How wetlands can become houses — in spite of provincial policy
NDP MPP Peter Tabuns suggested that the Lake Simcoe Region Conservation Authority was running roughshod over provincial laws
Thanks to permits issued before Betamax went out of style, a development near Lake Simcoe is going ahead despite policies designed to stop projects exactly like it
By John Michael McGrath TVO
Inevitably, the meeting ended with shouts of “Shame on you.” It was March 23, and the board of the Lake Simcoe Region Conservation Authority had gathered to consider various matters of interest, including a permit application for a subdivision that would occupy hundreds of acres of land in Georgina. The LSRCA voted to approve it, although the land in question constitutes “provincially significant wetlands” according to Ontario’s conservation rules.
At Queen’s Park on Monday, NDP MPP Peter Tabuns mentioned the case, referring to it as an example of conservation authorities in the province running amok, approving development on land they’re supposed to be protecting.
“This isn’t the first time that a rogue conservation authority has run roughshod over the province’s laws to protect wetlands and natural heritage,” Tabuns said.
Welland MPP Cindy Forster (who announced earlier this year that she won’t be running for re-election) has been a critic of Ontario’s conservation authorities and advocated for greater provincial oversight of their decisions.
The LSRCA’s decision outraged locals (hence the shouting), but the blame for the looming loss of wetlands more properly lies with 30 years of policymaking at Queen’s Park.
The government first granted building permissions for the Maple Lake Estate lands — which comprise approximately 200 hectares close to Georgina’s waterfront on Lake Simcoe — in the early 1980s, well before the province adopted policies such as the Greenbelt. These permissions were subsequently confirmed by both the Ontario Municipal Board and the provincial cabinet and then baked in to the local and regional official plans. They’ve persisted for 30 years, despite all the changes that have been made to other provincial planning policies.
So long as these planning approvals are in place, the LSRCA says, its hands are tied: staff warned that even a symbolic “no” vote could expose the authority to legal costs if the owner ended up appealing it to either a provincial tribunal or (the more costly option) the courts.
The North Georgina Forest Alliance has appealed Georgina’s official plan to the Ontario Municipal Board, and a hearing is scheduled for late May. But local municipal officials have always maintained that only provincial action can save these wetlands. Tabuns agrees: any realistic plan to save these wetlands is probably going to have to come from Queen’s Park.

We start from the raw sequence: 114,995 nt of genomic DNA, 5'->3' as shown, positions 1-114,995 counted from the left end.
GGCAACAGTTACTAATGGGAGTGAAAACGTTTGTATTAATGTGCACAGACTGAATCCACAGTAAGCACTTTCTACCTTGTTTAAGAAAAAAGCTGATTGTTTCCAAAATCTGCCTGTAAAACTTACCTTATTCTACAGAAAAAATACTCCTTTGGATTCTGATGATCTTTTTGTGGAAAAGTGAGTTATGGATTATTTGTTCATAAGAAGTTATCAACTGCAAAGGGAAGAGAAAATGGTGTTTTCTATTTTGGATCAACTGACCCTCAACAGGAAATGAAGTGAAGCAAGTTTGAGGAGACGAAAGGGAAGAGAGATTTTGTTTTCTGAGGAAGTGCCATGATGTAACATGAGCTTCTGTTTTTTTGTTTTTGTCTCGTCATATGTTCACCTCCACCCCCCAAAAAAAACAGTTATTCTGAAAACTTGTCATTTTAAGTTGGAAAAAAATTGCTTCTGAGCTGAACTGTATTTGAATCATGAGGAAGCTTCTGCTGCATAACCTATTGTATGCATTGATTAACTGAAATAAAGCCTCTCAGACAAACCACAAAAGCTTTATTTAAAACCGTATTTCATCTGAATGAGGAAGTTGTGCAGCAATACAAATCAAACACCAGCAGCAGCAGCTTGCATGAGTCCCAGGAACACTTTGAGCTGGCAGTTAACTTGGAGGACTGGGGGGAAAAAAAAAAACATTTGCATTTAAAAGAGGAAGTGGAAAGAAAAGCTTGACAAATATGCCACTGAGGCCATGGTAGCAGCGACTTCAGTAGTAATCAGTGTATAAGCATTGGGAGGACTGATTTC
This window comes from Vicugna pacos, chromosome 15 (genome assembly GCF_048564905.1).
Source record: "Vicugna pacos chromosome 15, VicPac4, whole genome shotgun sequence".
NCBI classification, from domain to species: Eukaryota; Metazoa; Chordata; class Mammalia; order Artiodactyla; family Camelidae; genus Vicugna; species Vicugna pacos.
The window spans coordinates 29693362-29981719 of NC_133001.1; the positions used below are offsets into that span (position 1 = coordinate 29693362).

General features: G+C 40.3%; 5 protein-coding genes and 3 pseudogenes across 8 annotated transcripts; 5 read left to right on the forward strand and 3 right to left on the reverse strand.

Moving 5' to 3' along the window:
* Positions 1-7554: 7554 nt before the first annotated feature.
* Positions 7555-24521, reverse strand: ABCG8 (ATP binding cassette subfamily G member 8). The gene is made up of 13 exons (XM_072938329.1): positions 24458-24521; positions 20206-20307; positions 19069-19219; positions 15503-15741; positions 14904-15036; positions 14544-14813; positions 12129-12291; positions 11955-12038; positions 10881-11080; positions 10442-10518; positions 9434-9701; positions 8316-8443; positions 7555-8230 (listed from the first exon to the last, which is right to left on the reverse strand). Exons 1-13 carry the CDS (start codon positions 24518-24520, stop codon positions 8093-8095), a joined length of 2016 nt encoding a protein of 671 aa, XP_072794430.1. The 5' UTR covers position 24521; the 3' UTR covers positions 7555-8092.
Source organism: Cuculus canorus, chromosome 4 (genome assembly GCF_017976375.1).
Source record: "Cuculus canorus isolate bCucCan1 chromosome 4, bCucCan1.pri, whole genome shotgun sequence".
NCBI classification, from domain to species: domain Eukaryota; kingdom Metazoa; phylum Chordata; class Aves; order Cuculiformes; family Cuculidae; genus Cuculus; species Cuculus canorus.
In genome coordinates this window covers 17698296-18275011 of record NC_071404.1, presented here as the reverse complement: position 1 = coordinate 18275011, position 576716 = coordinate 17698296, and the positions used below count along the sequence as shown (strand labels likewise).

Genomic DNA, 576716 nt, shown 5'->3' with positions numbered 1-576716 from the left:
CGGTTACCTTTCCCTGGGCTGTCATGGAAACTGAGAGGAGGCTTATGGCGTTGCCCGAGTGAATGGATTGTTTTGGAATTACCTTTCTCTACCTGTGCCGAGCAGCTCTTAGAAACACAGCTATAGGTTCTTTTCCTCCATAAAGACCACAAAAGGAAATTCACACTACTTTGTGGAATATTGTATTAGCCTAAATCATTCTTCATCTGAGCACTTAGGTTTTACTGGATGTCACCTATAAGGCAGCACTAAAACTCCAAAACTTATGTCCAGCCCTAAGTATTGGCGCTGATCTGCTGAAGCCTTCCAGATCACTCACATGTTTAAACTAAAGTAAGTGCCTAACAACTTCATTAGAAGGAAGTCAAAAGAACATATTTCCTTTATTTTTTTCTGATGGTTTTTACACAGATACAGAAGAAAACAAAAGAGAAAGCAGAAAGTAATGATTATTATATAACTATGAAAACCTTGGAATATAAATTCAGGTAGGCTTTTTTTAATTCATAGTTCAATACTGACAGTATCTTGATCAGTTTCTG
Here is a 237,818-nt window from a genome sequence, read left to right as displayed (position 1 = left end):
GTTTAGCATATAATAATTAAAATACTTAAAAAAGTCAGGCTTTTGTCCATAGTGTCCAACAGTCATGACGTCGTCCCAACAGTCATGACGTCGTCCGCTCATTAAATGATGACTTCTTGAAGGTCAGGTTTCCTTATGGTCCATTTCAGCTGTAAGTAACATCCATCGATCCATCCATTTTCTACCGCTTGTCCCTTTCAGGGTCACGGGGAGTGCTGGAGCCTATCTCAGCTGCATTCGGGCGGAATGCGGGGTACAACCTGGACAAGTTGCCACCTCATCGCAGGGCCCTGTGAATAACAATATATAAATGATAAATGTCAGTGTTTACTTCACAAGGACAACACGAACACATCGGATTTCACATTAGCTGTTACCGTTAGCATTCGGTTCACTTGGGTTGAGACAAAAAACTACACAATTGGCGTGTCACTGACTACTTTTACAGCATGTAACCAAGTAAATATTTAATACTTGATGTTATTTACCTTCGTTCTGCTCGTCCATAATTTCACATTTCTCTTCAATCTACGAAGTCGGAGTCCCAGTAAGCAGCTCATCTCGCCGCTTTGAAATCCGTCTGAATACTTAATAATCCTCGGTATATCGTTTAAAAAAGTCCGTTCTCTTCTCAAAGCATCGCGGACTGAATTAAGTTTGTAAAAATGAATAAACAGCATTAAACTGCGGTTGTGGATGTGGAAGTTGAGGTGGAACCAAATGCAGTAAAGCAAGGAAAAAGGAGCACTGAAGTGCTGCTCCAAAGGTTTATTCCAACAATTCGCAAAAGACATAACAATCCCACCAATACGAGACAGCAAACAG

Last year during the Greenbelt revision process, local authorities were hoping that a solution could be reached through a land swap. DG Group, owner of the Maple Lake Estate lands, was willing to give up development plans for the 200 hectares of wetlands in exchange for being allowed to build on a smaller parcel of agricultural lands currently protected under that legislation. The province, though, refused Georgina’s request.
There’s another option: Tabuns suggests that the government should issue a ministerial zoning order, effectively overruling existing official plans and zoning rules in the name of a significant provincial interest.
MZOs are rarely used, but they’re not unheard of. In 2013, the Liberals used one to approve the construction of a Canadian Tire warehouse in Caledon. The 2017 legislation that reformed the OMB also strengthened the government’s powers by weakening the right to appeal MZOs to the board: Queen’s Park has a stronger hand, if it wants to play it. The case for using an MZO in Georgina is pretty straightforward: the government recognizes these lands as significant. Provincial policy forbids development on literally any other lands like them. Planning permissions granted before VHS defeated Betamax shouldn’t be seen as etched in stone.
Minister of Municipal Affairs Bill Mauro isn’t moved by this case. “I’m not contemplating an MZO,” he told TVO.org. “On land-use planning, as a government, we’ve got an incredibly strong record on enhancing, preserving, and protecting green space … We’re just not considering any kind of action at this time.”
Which leaves the case before the OMB. The tribunal was recently renamed the Local Planning Appeals Tribunal, but the case was filed last year and so will be heard under the old rules, which were widely viewed as developer-friendly. If the board upholds the status quo, it will only be endorsing decades of policy approved at both the municipal and provincial levels. Of course, if it overturns the current policy and protects the Georgina wetlands, this still won’t necessarily be over — that decision could still be challenged in court.